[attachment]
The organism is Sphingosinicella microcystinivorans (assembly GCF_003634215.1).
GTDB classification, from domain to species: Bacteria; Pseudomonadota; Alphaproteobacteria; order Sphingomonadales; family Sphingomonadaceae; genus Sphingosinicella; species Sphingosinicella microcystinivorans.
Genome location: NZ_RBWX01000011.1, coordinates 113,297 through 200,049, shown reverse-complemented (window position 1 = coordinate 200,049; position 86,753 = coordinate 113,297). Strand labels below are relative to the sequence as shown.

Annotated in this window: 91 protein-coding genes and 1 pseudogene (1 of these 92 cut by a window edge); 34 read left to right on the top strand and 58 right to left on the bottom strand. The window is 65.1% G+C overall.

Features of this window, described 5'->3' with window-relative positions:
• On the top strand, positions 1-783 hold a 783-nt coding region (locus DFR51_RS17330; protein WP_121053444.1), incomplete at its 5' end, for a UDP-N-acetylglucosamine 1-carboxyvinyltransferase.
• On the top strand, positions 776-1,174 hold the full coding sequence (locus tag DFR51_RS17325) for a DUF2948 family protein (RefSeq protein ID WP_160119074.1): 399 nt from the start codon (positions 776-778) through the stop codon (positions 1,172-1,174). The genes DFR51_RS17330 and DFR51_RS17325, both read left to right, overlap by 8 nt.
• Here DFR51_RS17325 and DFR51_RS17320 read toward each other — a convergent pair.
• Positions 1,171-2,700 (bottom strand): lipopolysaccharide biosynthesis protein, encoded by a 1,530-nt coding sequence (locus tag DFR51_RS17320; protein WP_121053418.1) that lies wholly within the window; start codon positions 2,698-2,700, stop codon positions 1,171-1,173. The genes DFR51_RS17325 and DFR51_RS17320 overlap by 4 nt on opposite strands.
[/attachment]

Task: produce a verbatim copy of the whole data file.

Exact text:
The organism is Sphingosinicella microcystinivorans (assembly GCF_003634215.1).
GTDB classification, from domain to species: Bacteria; Pseudomonadota; Alphaproteobacteria; order Sphingomonadales; family Sphingomonadaceae; genus Sphingosinicella; species Sphingosinicella microcystinivorans.
Genome location: NZ_RBWX01000011.1, coordinates 113,297 through 200,049, shown reverse-complemented (window position 1 = coordinate 200,049; position 86,753 = coordinate 113,297). Strand labels below are relative to the sequence as shown.

Annotated in this window: 91 protein-coding genes and 1 pseudogene (1 of these 92 cut by a window edge); 34 read left to right on the top strand and 58 right to left on the bottom strand. The window is 65.1% G+C overall.

Features of this window, described 5'->3' with window-relative positions:
• On the top strand, positions 1-783 hold a 783-nt coding region (locus DFR51_RS17330; protein WP_121053444.1), incomplete at its 5' end, for a UDP-N-acetylglucosamine 1-carboxyvinyltransferase.
• On the top strand, positions 776-1,174 hold the full coding sequence (locus tag DFR51_RS17325) for a DUF2948 family protein (RefSeq protein ID WP_160119074.1): 399 nt from the start codon (positions 776-778) through the stop codon (positions 1,172-1,174). The genes DFR51_RS17330 and DFR51_RS17325, both read left to right, overlap by 8 nt.
• Here DFR51_RS17325 and DFR51_RS17320 read toward each other — a convergent pair.
• Positions 1,171-2,700 (bottom strand): lipopolysaccharide biosynthesis protein, encoded by a 1,530-nt coding sequence (locus tag DFR51_RS17320; protein WP_121053418.1) that lies wholly within the window; start codon positions 2,698-2,700, stop codon positions 1,171-1,173. The genes DFR51_RS17325 and DFR51_RS17320 overlap by 4 nt on opposite strands.